Singapore Students Engineer New Products

Posted on June 11, 2007  Comments (1)

Students design products to help environment and disabled people

“Now it’s in the eighth year and we’ve had 5,000 students on the scheme. This year the quality is quite good, I’m quite happy. Some amazing ideas such as the fish scaling device and the shuttlecock launcher,” said Mr Butler. There is no limit to innovation and creativity.

An automated shuttlecock launcher, which can adjust the launching angle of shuttlecocks, came in tops in terms of design. Currently there are no mechanical shuttlecock launchers in the market. But this launcher can not only be produced at a low cost, but also help beginners execute different strokes. Another practical design is a retractable bamboo system that improves safety when drying laundry. It also comes with a plastic cover to keep out the rain. The above are just a few examples of the 52 innovations that may just find their way into our homes and lives, once these young technopreneurs find the right investors.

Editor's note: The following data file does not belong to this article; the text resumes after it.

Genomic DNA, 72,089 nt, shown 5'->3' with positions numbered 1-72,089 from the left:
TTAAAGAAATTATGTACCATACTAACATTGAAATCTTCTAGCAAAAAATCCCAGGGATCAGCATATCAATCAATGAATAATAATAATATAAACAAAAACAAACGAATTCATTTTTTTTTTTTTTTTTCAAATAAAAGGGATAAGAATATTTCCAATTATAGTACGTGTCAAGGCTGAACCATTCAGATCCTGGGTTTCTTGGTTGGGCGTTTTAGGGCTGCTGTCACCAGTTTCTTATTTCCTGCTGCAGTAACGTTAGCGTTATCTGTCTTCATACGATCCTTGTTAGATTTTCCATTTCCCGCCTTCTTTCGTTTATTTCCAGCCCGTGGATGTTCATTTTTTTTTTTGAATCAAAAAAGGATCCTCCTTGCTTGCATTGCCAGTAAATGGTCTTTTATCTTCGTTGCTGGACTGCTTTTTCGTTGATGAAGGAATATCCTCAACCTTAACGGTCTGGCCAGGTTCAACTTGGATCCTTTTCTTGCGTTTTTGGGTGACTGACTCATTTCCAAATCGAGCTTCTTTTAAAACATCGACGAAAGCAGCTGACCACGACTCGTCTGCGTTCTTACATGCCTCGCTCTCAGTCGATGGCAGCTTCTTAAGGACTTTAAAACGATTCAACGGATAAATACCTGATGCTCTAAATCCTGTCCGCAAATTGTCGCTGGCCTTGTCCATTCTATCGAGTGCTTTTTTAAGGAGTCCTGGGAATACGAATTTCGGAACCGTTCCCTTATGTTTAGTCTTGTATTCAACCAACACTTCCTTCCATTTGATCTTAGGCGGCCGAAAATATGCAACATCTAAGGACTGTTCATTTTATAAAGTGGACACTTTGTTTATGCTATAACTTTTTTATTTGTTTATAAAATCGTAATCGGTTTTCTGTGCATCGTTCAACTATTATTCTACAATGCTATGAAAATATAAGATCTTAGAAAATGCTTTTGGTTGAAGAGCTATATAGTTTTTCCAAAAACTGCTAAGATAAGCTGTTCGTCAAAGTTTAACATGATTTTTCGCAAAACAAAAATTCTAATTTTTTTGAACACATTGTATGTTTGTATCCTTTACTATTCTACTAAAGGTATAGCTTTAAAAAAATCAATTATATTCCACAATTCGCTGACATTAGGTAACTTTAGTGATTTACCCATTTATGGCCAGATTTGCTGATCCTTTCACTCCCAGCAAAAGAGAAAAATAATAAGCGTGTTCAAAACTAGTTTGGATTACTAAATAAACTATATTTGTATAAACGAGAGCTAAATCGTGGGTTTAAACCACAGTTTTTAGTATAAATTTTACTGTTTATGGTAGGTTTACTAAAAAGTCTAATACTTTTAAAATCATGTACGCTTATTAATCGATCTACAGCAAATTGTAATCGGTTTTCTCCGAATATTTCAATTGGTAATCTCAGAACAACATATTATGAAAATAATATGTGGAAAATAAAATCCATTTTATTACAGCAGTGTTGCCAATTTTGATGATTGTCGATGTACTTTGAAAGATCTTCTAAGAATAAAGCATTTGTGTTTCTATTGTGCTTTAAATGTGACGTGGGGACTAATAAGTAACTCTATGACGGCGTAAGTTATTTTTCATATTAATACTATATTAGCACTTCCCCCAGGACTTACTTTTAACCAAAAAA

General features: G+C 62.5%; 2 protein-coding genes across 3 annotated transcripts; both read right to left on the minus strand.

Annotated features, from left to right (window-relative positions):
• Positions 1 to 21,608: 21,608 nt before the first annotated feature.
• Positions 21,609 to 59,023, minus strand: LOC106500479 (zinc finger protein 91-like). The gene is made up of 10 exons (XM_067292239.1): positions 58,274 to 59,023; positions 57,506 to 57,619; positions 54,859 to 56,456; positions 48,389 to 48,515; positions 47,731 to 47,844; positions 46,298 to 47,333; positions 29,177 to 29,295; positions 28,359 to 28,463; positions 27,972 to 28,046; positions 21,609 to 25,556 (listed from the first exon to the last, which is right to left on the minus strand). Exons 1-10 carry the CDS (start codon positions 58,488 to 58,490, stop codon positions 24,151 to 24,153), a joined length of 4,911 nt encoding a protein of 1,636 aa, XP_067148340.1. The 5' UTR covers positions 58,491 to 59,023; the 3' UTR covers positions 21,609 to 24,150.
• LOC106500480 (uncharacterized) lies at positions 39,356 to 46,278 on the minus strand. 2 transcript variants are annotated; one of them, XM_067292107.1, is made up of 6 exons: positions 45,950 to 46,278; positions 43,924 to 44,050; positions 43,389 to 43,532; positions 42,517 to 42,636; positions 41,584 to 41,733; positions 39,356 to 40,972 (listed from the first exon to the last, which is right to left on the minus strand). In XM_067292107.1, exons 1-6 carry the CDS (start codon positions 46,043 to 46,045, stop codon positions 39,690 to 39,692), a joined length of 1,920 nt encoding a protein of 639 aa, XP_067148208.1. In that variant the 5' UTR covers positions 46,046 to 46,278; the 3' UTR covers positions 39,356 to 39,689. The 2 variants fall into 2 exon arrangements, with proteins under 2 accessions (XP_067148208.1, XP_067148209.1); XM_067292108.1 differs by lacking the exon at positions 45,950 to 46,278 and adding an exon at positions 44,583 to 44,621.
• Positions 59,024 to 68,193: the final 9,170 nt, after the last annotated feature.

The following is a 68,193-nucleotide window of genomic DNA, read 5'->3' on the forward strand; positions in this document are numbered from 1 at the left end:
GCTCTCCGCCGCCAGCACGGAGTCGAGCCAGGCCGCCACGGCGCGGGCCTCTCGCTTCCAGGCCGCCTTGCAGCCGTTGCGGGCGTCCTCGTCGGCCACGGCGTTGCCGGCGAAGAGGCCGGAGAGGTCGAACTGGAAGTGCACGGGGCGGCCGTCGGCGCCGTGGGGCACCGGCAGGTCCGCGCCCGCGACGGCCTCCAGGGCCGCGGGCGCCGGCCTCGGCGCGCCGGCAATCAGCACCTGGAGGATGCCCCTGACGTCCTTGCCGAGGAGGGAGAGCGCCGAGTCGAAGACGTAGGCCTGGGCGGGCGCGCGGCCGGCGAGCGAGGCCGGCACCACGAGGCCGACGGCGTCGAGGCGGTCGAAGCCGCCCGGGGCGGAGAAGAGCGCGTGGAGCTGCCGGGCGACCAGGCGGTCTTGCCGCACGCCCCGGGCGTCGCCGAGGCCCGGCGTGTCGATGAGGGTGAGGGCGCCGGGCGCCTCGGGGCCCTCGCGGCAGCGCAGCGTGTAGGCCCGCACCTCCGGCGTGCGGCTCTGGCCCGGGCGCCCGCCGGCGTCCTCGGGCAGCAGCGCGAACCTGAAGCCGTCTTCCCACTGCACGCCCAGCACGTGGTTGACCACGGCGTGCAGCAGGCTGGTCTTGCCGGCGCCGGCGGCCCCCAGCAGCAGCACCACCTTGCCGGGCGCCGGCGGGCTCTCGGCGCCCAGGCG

I like the increasing efforts to engage university students in actually creating useful innovations. It isn’t easy to actually create winning solutions but the efforts to do so I think teach many valuable lessons. Such efforts support a change to our education system to engaging students in actual engineering projects not just problem sets (for example: Educating the Engineer of 2020: NAE ReportOlin Engineering Education ExperimentChanges at MIT for Engineering EducationEducating Engineering Geeks).

Related: Engineering Student Contest Winners Design Artificial LimbSchoofs Prize for CreativityRe-engineered WheelchairYoung Innovators Under 35Silicon Valley secret is engineering education

One Response to “Singapore Students Engineer New Products”

  1. Jenny-up the hill
    June 12th, 2007 @ 1:46 am

    I like the wheelchair idea…I can’t even imagine how hard it is to have to deal with a wheelchair when you have to go to the bathroom. And a mechanism to elevate wheelchair bound people…I really like that these students are thinking in this direction. Thanks for sharing this article…

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